10 December 2017

Camille - White Christmas/ Snowbelle


Label: EMI
Year of Release: 1979

Christmas singles are a complete lottery for everyone involved. If you produce a festive tune and it's a big hit, you might just - as Noddy Holder has often claimed - have created a pension plan for yourself. The PRS royalties from radio and shopping centre plays alone are enough to ensure a comfortable existence. 

Trouble is, the Christmas charts are also a very cut-throat and competitive environment, and provide a challenge even for big name artists to perform to their usual level. Just ask Elton John about his (relative) Christmas single disappointment. If you're an unknown artist with a yuletide ditty, you may find your work particularly cut out against towering giants like Reg Dwight, as we'll find out on this blog over the coming weeks.

First up is the almost entirely forgotten - if anyone really noticed it in the first place - twittering synth-pop version of "White Christmas" by Camille. This is a real oddity, combining Giorgio Moroder-esque rhythms and squelches to the Irving Berlin classic in a manner which should have pleased the futurists on the dancefloor. 

The track was partly produced by Mike Thorne, who was known to most post-punks as being Wire's producer at this point, and would later go on to enormous success working with Soft Cell. If you want a sense of where his career was going, the B-side "Snowbelle" is your best bet, being three minutes of  wintry instrumental, pulsing electronic minimalism, which will probably please "Left and to the Back" readers much more than the A-side.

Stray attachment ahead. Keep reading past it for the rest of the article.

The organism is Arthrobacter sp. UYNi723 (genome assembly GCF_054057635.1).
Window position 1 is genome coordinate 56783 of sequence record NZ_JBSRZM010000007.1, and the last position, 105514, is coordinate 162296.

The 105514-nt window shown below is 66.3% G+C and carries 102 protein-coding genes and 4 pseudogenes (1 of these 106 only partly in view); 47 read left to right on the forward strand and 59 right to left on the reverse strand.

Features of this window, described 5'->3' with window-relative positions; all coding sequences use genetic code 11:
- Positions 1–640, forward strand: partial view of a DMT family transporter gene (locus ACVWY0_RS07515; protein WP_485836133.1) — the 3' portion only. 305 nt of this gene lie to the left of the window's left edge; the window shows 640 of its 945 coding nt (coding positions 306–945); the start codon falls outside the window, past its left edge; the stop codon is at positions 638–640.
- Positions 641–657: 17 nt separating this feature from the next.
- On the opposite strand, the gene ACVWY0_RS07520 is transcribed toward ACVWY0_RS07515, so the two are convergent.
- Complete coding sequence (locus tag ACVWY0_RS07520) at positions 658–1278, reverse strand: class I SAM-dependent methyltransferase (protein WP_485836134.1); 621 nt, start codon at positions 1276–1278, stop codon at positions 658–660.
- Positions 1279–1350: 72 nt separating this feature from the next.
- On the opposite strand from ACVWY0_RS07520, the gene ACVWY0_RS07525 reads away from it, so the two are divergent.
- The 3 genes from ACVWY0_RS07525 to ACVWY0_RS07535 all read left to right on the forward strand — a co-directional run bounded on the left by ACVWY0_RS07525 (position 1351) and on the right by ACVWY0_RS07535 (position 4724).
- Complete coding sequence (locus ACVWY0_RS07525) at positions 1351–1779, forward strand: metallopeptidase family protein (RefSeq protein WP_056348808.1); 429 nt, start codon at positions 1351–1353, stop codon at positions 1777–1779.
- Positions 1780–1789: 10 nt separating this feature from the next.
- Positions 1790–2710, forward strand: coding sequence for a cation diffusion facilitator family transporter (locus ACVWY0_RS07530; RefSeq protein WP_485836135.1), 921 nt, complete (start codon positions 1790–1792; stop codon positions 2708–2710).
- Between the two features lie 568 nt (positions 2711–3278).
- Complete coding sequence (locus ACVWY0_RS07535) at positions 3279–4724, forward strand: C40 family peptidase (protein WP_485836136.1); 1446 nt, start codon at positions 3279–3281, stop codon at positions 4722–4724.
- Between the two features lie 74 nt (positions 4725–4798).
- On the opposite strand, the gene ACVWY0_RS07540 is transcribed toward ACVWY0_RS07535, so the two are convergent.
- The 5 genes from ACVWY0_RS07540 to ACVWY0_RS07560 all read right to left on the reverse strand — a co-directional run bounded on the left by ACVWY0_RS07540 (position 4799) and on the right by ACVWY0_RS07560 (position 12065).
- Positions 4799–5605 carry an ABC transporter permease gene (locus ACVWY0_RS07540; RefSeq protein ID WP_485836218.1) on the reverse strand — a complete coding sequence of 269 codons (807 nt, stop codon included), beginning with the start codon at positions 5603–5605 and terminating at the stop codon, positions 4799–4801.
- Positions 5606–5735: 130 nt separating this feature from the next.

In all, this single was a fair stab at success, but copies are enormously scarce now, and nobody seems to have any clue who Camille was or if she did anything else. Discogs suggests she's actually Camille Rodwell who found some success in the USA in the nineties, but unless she took a career break of sixteen years before enjoying her first success with her second single, I find that extremely unlikely. 

Sorry for the pops and scratches on this copy, but it was a very tricky record to clean up. 



3 comments:

Ernie said...

Huh. Saw a copy of this the other day and breezed right past it. I guess you never know what's in the grooves until you drop a needle in. Thanks!

Billy Blagg said...

I notice not only Mike Thorne (coincidentally my son's full name) but also Mike Ratledge. That's surely not THE Ratledge of Soft Machine fame surely?

Ron Jones said...

Karl Jenkins of "Palladino" fame was a member of Soft Machine for a while, so that must be the same Mike Ratledge. Interesting.